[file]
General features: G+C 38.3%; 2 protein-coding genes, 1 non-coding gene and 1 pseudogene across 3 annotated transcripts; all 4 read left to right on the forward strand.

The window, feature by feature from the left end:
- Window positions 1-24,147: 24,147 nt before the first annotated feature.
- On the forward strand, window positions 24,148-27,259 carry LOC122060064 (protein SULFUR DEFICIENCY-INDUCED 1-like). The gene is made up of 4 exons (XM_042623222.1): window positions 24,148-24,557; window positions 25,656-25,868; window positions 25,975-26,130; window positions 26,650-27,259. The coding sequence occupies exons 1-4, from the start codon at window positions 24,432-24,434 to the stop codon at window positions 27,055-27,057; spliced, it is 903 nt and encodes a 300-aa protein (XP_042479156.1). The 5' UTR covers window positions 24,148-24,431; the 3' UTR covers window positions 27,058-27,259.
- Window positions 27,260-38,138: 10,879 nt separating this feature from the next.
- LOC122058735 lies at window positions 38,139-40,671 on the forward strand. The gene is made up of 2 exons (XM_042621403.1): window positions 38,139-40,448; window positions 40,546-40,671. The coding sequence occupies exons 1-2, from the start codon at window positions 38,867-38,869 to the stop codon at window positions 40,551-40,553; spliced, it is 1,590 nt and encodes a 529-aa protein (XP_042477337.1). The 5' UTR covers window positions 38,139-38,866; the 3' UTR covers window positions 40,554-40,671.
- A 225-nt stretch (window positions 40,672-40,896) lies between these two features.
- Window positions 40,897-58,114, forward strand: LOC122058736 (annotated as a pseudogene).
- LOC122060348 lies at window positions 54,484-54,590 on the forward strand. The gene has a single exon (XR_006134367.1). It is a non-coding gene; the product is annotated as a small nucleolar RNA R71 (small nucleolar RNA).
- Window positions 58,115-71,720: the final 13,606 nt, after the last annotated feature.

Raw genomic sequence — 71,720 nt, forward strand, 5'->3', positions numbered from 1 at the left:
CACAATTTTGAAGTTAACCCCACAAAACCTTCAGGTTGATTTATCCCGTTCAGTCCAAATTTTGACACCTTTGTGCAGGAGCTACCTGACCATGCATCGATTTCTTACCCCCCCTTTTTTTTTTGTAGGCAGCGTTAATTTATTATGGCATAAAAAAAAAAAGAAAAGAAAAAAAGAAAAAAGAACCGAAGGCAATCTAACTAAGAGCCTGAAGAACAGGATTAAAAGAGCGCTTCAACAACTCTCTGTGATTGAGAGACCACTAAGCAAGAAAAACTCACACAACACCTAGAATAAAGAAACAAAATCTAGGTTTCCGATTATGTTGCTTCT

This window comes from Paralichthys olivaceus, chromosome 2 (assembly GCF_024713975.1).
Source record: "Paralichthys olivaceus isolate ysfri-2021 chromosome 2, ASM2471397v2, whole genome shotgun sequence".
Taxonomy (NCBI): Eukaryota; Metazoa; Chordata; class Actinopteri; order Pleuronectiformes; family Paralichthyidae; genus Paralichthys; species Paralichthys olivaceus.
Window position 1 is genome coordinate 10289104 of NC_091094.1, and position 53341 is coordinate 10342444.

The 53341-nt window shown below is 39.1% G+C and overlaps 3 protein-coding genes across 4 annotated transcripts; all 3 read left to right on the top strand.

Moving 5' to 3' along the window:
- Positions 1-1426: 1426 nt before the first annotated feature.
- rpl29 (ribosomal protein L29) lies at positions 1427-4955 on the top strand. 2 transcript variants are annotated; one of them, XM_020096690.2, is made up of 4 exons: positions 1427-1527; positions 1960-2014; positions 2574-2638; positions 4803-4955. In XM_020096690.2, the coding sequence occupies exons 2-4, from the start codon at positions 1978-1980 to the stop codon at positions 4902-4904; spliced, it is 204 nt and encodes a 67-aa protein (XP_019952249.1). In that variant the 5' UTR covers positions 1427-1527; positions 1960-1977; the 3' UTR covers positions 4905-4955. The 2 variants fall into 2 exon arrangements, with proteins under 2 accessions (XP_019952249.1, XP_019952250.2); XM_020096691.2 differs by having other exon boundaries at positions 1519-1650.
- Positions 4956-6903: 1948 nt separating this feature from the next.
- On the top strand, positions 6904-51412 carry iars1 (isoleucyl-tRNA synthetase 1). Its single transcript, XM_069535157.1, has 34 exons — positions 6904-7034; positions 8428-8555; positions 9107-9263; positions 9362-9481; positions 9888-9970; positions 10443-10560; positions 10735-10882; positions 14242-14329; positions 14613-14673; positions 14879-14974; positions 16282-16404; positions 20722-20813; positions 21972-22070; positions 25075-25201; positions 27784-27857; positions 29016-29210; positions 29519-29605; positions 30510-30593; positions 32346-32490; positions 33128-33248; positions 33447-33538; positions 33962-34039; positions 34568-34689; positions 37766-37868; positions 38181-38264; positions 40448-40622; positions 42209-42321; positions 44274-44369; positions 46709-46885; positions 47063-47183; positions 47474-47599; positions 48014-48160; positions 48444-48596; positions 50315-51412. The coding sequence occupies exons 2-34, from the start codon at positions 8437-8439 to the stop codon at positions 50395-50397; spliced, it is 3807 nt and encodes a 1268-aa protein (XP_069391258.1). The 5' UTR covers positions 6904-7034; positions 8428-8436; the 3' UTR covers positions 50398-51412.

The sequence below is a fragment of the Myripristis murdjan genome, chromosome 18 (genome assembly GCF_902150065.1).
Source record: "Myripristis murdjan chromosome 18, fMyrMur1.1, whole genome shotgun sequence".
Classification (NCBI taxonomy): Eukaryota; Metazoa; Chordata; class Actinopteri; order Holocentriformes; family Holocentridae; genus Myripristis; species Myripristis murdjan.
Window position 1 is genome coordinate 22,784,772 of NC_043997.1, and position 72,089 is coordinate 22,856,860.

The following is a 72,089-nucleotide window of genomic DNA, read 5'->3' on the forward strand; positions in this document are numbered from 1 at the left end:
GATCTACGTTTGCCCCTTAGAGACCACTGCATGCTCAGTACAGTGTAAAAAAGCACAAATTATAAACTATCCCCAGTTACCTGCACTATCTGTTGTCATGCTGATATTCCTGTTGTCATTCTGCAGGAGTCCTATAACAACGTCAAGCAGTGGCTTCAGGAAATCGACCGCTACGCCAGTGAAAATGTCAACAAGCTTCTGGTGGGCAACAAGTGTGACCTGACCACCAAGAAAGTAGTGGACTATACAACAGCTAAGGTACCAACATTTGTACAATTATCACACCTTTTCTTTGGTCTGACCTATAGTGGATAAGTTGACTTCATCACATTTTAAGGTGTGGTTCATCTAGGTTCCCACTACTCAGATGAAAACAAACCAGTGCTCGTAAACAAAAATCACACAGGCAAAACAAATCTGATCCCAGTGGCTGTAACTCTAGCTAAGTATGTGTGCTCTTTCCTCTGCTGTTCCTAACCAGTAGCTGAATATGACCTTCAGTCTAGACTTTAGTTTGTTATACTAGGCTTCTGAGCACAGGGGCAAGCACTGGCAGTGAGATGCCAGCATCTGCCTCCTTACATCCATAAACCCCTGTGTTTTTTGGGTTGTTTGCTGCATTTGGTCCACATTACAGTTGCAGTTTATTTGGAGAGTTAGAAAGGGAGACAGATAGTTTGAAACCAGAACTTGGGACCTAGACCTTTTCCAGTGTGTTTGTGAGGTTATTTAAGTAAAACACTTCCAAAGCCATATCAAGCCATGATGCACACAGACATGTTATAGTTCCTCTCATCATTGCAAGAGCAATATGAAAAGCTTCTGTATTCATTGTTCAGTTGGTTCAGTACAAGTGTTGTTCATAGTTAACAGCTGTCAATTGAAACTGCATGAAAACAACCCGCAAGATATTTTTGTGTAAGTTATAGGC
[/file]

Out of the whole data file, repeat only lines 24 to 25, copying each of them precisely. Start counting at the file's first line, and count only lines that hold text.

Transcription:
Source record: "Myripristis murdjan chromosome 18, fMyrMur1.1, whole genome shotgun sequence".
Classification (NCBI taxonomy): Eukaryota; Metazoa; Chordata; class Actinopteri; order Holocentriformes; family Holocentridae; genus Myripristis; species Myripristis murdjan.